Under a new local rule, supermarkets in Brussels will be required to donate unsold but still usable food products instead of throwing them away.
Under a decision taken by the Brussels-Capital Region to reduce waste, starting in 2024 supermarkets larger than 1,000 square meters (10,763 feet) will be required to donate food nearing its expiration date to charity groups.
The new legal obligation will affect approximately 100 supermarkets in the city, which serves as the capital of Belgium as well as the de facto EU capital.
"Considering that 70,000 people in Brussels alone rely on food aid, it is unacceptable that we are still throwing away tons of edible food," said Alain Maron, Brussels’ welfare minister.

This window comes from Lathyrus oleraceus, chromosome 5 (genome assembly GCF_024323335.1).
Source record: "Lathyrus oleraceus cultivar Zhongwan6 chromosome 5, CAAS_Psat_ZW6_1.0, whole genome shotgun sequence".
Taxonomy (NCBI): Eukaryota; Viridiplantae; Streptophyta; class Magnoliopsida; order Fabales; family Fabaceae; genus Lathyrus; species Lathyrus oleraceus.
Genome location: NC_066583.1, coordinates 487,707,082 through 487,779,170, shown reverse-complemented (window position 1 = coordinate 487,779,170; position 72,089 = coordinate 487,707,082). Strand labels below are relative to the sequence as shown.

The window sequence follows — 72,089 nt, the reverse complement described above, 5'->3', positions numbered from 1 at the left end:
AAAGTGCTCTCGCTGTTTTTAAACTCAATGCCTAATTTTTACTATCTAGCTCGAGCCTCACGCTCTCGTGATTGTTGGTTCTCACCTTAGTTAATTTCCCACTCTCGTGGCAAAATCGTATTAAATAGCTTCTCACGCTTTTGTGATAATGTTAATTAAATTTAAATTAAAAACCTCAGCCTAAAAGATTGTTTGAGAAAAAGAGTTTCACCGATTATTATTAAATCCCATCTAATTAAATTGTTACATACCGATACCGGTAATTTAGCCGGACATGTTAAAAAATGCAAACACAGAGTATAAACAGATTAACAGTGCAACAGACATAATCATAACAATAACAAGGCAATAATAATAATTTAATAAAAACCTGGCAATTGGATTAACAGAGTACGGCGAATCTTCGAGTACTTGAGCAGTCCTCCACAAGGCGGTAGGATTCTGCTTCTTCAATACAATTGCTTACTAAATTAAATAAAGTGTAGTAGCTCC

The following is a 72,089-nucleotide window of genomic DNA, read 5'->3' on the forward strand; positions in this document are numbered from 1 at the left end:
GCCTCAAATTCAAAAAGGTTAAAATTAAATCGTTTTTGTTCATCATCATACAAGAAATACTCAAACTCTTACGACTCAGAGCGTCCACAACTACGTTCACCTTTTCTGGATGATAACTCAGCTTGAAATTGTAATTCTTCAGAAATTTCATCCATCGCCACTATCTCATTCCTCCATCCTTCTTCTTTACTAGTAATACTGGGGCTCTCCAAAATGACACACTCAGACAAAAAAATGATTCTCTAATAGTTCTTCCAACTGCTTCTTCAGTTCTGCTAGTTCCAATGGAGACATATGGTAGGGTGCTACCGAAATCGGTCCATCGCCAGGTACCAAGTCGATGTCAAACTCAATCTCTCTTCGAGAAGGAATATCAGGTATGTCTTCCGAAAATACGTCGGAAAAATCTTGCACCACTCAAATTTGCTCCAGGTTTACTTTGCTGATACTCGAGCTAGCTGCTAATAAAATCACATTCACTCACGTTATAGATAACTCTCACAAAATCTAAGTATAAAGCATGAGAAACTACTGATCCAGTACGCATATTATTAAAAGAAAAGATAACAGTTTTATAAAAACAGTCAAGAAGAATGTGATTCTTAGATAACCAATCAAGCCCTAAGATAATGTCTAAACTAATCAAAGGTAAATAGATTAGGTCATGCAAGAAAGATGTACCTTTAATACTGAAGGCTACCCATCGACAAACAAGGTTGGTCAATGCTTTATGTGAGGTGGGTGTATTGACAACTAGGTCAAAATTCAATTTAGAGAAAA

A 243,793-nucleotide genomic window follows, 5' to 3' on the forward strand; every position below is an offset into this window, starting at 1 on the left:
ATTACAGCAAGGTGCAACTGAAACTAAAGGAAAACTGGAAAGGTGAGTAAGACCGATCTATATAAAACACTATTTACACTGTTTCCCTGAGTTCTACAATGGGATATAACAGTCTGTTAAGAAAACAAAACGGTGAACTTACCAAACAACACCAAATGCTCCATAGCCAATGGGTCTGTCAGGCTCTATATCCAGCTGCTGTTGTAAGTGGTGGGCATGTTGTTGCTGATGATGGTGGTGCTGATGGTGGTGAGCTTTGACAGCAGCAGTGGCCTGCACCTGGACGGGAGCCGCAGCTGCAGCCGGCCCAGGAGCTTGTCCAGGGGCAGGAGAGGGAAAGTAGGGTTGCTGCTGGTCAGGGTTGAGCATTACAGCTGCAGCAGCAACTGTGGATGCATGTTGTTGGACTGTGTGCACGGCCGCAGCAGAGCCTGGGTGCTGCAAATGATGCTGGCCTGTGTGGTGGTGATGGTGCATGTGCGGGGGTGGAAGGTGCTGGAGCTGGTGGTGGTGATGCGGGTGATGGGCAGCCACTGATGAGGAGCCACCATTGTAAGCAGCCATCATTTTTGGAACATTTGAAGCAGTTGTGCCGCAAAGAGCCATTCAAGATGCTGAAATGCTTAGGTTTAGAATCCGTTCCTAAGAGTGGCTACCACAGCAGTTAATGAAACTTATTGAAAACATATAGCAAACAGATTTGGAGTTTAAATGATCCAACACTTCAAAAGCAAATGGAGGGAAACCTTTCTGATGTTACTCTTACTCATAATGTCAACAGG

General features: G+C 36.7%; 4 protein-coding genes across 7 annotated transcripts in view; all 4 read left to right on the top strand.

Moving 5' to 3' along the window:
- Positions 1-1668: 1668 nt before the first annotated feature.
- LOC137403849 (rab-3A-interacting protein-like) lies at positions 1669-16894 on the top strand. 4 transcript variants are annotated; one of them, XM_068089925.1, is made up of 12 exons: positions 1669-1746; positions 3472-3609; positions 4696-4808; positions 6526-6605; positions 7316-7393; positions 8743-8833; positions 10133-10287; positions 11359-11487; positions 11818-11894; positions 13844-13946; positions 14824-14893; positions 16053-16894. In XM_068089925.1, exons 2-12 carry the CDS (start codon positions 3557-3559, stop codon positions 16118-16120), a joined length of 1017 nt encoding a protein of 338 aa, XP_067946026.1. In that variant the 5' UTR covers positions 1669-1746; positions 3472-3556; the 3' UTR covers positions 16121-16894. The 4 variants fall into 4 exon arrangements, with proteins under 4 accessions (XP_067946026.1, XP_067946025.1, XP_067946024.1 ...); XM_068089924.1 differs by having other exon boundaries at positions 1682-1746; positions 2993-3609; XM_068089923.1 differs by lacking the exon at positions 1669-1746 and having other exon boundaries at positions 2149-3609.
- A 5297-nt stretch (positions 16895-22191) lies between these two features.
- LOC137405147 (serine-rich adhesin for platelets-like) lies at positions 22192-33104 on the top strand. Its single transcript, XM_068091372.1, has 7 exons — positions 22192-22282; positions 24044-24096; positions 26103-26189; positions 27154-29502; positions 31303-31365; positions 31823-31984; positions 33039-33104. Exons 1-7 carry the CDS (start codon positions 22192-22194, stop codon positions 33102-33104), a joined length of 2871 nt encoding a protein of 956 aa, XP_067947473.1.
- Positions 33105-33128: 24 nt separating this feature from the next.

In Belgium, the number of people benefiting from aid points called "food banks" has been rising in recent years, especially due to food inflation and the high cost of living.
At the same time, food donations to aid groups have decreased.
An average supermarket in Brussels reportedly donates about one ton of edible food per month, but some do it late while others still throw away a significant amount of food.